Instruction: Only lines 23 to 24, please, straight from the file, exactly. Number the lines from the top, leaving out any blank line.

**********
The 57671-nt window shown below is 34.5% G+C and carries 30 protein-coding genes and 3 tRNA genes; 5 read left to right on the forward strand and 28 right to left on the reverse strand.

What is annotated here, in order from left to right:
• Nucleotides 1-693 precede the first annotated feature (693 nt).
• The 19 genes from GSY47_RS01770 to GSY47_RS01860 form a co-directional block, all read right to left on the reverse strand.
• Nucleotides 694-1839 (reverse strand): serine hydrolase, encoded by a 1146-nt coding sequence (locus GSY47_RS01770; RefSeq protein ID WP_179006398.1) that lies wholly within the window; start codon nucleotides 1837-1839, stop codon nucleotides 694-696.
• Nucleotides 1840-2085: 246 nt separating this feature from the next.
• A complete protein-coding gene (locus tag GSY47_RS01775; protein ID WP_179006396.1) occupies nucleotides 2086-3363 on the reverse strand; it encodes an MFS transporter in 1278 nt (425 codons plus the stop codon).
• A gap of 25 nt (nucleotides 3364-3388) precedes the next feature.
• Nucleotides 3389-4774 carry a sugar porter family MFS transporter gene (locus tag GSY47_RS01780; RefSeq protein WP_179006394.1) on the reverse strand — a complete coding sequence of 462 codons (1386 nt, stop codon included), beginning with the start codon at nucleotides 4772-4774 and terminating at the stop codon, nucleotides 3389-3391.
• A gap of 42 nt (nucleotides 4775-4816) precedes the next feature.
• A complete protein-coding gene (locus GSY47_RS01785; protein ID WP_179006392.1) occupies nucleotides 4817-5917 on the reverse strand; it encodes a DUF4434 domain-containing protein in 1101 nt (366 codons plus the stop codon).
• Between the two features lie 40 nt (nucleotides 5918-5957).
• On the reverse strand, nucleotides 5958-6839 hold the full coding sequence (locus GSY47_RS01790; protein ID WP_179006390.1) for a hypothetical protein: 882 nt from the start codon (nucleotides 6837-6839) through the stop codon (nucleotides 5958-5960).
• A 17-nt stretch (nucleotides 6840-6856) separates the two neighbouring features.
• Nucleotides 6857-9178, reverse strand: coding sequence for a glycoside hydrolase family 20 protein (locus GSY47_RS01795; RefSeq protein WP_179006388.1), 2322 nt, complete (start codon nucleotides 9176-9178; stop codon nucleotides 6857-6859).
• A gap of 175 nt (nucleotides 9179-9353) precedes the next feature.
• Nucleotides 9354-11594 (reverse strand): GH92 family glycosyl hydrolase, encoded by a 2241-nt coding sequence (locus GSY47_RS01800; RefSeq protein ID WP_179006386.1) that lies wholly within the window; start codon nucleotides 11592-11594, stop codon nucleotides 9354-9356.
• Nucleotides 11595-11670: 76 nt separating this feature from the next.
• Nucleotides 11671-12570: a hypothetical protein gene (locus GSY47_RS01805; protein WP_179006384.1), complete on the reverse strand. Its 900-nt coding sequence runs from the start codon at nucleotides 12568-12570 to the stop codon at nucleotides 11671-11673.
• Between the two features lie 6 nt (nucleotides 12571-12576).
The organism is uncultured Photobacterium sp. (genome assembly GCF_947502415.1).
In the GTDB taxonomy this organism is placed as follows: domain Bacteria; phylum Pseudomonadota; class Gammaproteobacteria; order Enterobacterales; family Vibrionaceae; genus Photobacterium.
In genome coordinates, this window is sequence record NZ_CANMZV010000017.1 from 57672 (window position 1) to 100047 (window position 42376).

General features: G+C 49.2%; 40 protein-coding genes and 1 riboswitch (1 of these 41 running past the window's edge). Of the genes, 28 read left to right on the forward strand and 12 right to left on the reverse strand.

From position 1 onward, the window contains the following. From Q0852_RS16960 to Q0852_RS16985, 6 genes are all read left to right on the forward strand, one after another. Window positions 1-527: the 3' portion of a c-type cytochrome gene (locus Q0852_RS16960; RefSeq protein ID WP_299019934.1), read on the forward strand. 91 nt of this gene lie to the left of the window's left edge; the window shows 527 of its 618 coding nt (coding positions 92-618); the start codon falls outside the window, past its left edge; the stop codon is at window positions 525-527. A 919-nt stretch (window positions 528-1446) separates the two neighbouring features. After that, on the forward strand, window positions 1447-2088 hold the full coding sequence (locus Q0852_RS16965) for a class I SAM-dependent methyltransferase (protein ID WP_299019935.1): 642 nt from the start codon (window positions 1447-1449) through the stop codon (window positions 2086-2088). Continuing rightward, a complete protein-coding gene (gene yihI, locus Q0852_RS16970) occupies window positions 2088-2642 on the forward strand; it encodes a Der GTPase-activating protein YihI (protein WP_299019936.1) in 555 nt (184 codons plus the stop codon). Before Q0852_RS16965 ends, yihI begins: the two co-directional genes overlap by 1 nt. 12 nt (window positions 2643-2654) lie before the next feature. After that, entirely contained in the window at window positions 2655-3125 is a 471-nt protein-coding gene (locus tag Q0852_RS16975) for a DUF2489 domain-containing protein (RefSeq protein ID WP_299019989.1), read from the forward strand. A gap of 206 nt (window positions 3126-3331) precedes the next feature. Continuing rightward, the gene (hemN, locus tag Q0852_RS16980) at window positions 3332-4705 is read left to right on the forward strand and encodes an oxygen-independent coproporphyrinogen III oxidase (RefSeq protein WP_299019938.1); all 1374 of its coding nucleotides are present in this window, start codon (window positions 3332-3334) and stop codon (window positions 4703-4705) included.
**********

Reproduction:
In genome coordinates, this window is sequence record NZ_CANMZV010000017.1 from 57672 (window position 1) to 100047 (window position 42376).

General features: G+C 49.2%; 40 protein-coding genes and 1 riboswitch (1 of these 41 running past the window's edge). Of the genes, 28 read left to right on the forward strand and 12 right to left on the reverse strand.